Ahead of World Parkinson’s Day on Monday April 11, John Roche has shared his story of how he discovered he had the neurological condition and how it affected his life
Image: John Roche)
A dad of two who ignored a shoulder ache for three years and did not smile for a week was shocked when he was diagnosed with Parkinson’s.
John Roche, 50 at the time, thought the pain was a pinched nerve which would require minor surgery.
At the same time, he did not realize he had lost control of his facial muscles and was not smiling, mistakenly thinking he was until friends and family asked if he was ok.
A trip to the doctor confirmed he had the incurable neurological condition, the Liverpool Echo reported.
Speaking ahead of World Parkinson’s Day on Monday, April 11, John said: “It was a shock obviously because I’d gone with a problem that I thought was a minor surgery. At that time, I didn’t even know Parkinson’s was an incurable neurological condition.”
What he hadn’t noticed was the ‘Parkinson’s mask’ he unwittingly wore as he lost control of his facial muscles.
“The natural thing is to think that I’m upset about something or I’m angry, because I’m quite a light hearted person, but when you’re on my side of the face, you think you’re smiling and people generally don’t tell you until eventually, those close to you will say, ‘Is everything okay? You haven’t smiled for a week.’”
John’s first symptoms appeared long before the condition was on his radar as he suffered a loss of taste and smell.
Ten years on from his diagnosis, the quantity surveyor takes 14 pills a day for the various symptoms people with the condition can experience.
Although he is losing the ability to understand numbers, he is still able to go skiing which has surprised him.
John, now aged 60, said: “Like most impairments, we need to be more aware of it and understand people’s needs, because we’re no longer the old man trembling in the corner.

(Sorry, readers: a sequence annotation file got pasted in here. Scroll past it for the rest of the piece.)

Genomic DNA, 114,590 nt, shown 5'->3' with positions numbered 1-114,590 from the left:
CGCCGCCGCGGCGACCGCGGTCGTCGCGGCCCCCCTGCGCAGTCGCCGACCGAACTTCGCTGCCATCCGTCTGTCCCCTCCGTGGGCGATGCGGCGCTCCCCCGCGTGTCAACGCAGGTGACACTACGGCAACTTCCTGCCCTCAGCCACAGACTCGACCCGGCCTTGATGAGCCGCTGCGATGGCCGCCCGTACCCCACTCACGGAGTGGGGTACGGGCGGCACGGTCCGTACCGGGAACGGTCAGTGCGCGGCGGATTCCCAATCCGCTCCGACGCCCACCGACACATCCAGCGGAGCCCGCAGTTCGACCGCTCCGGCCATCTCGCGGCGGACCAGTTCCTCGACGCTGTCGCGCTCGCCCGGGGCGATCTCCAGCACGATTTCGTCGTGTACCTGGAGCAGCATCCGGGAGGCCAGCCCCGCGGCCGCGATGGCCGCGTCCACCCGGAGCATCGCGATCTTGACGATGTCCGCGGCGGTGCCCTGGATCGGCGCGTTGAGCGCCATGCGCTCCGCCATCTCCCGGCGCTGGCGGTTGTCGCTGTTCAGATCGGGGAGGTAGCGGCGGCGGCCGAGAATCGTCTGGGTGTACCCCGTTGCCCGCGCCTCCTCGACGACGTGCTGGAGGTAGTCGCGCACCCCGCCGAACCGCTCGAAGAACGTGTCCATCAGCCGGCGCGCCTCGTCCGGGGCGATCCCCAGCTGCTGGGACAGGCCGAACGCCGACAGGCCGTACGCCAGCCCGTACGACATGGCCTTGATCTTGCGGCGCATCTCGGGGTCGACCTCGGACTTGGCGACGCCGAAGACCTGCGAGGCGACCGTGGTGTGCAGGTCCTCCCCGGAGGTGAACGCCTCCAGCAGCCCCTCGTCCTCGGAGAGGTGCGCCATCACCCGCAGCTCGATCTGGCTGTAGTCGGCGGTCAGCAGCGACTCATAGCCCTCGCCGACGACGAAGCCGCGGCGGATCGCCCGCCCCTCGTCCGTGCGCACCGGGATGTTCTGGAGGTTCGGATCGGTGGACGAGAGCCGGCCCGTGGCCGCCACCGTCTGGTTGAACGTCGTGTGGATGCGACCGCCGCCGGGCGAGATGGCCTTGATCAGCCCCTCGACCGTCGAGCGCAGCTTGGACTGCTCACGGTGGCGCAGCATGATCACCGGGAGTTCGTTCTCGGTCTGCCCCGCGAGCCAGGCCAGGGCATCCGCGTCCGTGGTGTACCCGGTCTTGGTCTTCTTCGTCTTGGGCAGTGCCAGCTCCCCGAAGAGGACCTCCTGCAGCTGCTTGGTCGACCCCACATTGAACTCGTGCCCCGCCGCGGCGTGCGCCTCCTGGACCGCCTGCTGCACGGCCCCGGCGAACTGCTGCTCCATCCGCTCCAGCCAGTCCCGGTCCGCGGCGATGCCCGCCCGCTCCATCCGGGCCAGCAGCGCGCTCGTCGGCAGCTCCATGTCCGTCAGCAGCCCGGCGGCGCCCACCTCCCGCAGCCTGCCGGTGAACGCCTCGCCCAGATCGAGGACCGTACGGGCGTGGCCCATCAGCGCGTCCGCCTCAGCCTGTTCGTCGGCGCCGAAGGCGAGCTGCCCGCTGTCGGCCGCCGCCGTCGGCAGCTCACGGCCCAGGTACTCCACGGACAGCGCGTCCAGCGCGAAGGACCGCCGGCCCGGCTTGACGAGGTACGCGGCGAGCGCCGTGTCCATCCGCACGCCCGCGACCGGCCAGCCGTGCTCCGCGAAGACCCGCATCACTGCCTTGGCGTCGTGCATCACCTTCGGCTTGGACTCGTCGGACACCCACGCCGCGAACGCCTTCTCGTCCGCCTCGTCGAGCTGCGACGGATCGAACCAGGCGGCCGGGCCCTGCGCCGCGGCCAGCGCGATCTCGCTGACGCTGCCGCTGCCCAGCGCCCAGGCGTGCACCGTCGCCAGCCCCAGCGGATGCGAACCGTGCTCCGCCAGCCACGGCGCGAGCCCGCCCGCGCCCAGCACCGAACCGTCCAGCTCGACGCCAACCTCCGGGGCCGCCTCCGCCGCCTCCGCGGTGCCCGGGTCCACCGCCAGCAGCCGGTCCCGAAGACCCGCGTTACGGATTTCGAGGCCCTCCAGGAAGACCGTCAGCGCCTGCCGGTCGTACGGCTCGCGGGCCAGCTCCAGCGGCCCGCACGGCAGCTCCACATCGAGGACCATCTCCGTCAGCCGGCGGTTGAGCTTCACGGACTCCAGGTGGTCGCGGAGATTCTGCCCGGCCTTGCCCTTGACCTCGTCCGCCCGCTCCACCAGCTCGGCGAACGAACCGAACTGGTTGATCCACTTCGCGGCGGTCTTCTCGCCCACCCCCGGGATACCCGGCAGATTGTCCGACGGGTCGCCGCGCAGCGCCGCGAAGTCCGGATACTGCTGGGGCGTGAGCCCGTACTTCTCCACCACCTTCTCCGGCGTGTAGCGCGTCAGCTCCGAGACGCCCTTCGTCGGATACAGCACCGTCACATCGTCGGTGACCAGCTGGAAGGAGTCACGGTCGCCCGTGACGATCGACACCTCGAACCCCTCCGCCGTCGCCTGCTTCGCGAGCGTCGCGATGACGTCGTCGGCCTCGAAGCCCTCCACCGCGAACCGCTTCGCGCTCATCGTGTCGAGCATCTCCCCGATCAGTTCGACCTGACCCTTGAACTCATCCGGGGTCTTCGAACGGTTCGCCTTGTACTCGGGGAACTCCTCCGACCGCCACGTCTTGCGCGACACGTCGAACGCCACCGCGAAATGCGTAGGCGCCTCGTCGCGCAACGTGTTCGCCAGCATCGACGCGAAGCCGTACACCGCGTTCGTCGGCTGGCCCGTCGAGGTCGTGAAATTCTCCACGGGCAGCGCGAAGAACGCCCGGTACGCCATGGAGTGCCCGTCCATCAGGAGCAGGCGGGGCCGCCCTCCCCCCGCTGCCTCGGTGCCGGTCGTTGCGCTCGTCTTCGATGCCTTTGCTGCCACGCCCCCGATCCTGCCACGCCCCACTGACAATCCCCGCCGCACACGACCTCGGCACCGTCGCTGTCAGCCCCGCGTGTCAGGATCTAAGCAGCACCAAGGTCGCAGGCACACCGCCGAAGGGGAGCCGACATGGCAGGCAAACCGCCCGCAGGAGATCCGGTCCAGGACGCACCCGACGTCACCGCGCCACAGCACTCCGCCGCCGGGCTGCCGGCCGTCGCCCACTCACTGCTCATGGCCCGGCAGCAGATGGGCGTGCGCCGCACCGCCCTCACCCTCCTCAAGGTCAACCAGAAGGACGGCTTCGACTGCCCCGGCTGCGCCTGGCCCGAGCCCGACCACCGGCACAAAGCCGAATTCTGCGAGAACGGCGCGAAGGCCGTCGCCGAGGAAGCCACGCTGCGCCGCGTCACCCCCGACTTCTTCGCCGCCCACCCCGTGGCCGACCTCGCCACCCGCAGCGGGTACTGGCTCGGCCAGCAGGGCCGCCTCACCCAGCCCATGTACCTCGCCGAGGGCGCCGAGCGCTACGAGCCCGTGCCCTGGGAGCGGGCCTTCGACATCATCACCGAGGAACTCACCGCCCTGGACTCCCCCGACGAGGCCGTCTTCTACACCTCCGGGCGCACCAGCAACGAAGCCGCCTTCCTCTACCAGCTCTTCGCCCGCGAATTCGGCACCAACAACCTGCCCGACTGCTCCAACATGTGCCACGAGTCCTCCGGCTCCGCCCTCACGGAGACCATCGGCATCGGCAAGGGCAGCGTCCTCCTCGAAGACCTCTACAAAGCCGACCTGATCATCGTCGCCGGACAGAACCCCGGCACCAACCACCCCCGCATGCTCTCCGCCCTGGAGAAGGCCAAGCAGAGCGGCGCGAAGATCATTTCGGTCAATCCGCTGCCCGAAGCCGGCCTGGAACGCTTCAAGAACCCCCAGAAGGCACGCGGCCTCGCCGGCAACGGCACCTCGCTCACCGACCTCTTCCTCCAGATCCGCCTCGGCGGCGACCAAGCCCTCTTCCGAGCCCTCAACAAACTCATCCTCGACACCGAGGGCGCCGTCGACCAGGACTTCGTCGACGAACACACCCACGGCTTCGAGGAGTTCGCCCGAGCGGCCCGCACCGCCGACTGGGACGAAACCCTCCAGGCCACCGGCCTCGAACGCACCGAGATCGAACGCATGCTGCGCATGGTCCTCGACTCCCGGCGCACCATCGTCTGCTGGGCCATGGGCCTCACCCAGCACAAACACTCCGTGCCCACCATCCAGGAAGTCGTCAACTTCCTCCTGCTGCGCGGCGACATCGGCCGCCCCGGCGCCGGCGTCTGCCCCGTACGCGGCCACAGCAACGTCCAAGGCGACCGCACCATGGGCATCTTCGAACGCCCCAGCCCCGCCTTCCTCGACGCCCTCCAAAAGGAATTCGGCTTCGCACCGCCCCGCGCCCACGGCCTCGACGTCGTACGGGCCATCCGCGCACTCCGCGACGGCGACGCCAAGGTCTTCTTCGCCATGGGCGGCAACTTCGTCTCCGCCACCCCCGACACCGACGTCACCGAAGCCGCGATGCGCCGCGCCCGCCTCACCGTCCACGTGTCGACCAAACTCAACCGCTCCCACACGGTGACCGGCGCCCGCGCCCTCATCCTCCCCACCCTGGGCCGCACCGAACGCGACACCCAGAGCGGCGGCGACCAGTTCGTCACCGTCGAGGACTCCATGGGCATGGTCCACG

“No, we’re living our lives, we’re in society, but at the click of a finger, your condition is described as either on or off.
“When you’re on, you can function reasonably normally. When you’re off, in my case, I freeze to the ground, I can’t move.
“If that happens to me in the middle of the road, which it has, I need people to understand I’m not drunk, which is something people often say.”
In December 2019 I co-founded Northern Lights, a football team for people with Parkinson’s to boost people’s exercise and mental stimulation which can help.
Dr Beckie Port, head of research communications at the Parkinson’s UK charity, said: “Parkinson’s is complex. There are over 40 symptoms which vary from freezing and rigidity to anxiety and sleeping problems. It affects everyone differently and no two people present with the same Many people tell us, they experience symptoms related to their Parkinson’s for a number of years before a formal diagnosis, but the dots were never connected.
“To date there is no definitive test for Parkinson’s, which is highly problematic, nor a cure or treatment to stop Parkinson’s progressing. But the earlier people are diagnosed in their Parkinson’s journey, the sooner they can receive help to manage their condition.”